Archive for October, 2017

  • Blog
  • October 29th, 2017


By JoelM. Vance

A sprawling low ceiling room, filled with the stench of cigarette smoke (this was in the days when not only everyone smoked, but there were no prohibitions against it in public places), stale beer and sweating college students. The atmosphere was light years away from emulating the name of the place– the Paradise Club, part dance hall, part roadhouse, and all unique in Columbia, Missouri, where it introduced a generation of college students to seminal rock ‘n roll. There were three colleges to draw from–the University of Missouri, Stephens College, and Christian (now Columbia College).
It was for the last couple of years of my largely undistinguished college career, a Mecca of Music, a place where the aficionados of early rock ‘n roll could hear the giants of the genre in person. It sprawled four miles east of Columbia on old Highway 40, and there African-Americans and white college students mingled freely in an era when segregation still was in full flower and the three colleges were virtually lily white. The presence of several burly bouncers, who looked like the front four of any given NFL defensive line ensured that racial disharmony would be short-lived— but I never saw anything untoward just people enjoying the best of roots rock ‘n roll.
Outside in the crowded parking lot there was a Mount Everest of empty beer cans where once, while being introduced to the date of an acquaintance, I lost my balance and fell backward into that reeking monument to college degradation that, to give it its due, cushioned my fall. The guy went on to be the attorney for the University of Missouri, and I suspect he doesn’t remember the incident, and neither does his date, other than with disgust, but the moment is etched in my memory forever. That same attorney-to-be also had taught me to sift a salt shaker into a foaming glass of beer to temper the head on the beer, a useful trick for any lawyer. Apparently I had done considerable salt sifting that night, which is why I lost my tenuous grip on balance.
But I was not at the Paradise Club to fall into mountains of beer cans or to shake salt into my drink, despite my dive into the crumpled Budweiser talus. I was there to drink in the music of an entertainer who to this day, a sad one as it turns out, lingers in my memory like the sweet aftertaste of beer that didn’t go flat (thanks, no doubt to a deftly manipulated saltshaker). The evening news, now that my days of falling into mountains of beer cans, and seasoning my foaming beer glass, are regretfully over, carried the story that Fats Domino had died. If, in later years, there would be Deadheads who followed the fortunes of the Grateful Dead with the devotion of religious zealots, I was (and just skip the lame jokes) a Fatshead. Fats was the apotheosis of rock ‘n roll, nevermind the other giants who shared fame with him.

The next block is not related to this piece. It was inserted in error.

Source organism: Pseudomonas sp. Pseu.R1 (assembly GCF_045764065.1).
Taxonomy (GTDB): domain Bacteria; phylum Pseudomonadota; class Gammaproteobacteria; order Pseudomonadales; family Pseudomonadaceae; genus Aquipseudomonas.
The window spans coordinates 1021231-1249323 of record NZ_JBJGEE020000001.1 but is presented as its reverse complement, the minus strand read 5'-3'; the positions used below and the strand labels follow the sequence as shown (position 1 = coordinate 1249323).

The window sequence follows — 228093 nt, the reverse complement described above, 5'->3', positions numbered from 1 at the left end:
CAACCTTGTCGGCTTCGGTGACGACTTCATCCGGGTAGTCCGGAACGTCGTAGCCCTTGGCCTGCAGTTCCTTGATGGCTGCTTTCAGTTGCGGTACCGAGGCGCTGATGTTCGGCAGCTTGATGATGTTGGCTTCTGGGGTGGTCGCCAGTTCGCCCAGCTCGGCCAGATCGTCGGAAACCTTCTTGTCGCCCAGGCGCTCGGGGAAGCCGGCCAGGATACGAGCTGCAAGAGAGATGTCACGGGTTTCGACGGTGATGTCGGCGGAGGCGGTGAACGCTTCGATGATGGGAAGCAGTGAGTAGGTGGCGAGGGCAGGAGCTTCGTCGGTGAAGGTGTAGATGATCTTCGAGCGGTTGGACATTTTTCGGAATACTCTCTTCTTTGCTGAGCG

Yes, there was Little Richard, who attacked a piano as if he were afraid that if he didn’t it would attack back, Chuck Berry duck-walking across the stage to the irrepressible lilt of “Sweet Little Sixteen’, and that amped up white kid from the Memphis area who would be crowned the King of rock ‘n roll —but not by those us who were Fatsheads. To give him credit the Memphis King is the only rock ‘n roll artist who sold more records than my king. But Fats racked up 68 million records sold and had more sales than Chuck Berry, Little Richard, and Buddy Holly put together. Not bad, considering that Fats never had a record that hit number one on the best-selling chart. “Blueberry Hill” came closest topping out at number two.
The chunky baritone from New Orleans, with the fluid Cajun accent and a pounding boogie beat, was the real King of rock ‘n roll to me and always will be as long as I’m around to pay homage. Fats didn’t much like his lardy nickname when it was first applied to him but when he sold one million copies of his first recording titled “The Fat Man” he accepted the moniker with gratitude and a gold record.
The Paradise Club was respite from the drudgery and trauma of college classes. To be sure, there were classes that I enjoyed like French, with the idea in mind that I would someday travel to Paris, and live on the Left Bank and join the ranks of the literary lions of yesteryear— Hemingway, Fitzgerald, and those guys. Then there were classes like sociology, a so-called science that I equated with alchemy and the summoning of evil entities through devil worship. There were no devils at the Paradise Club, only the Angels of rock ‘n roll.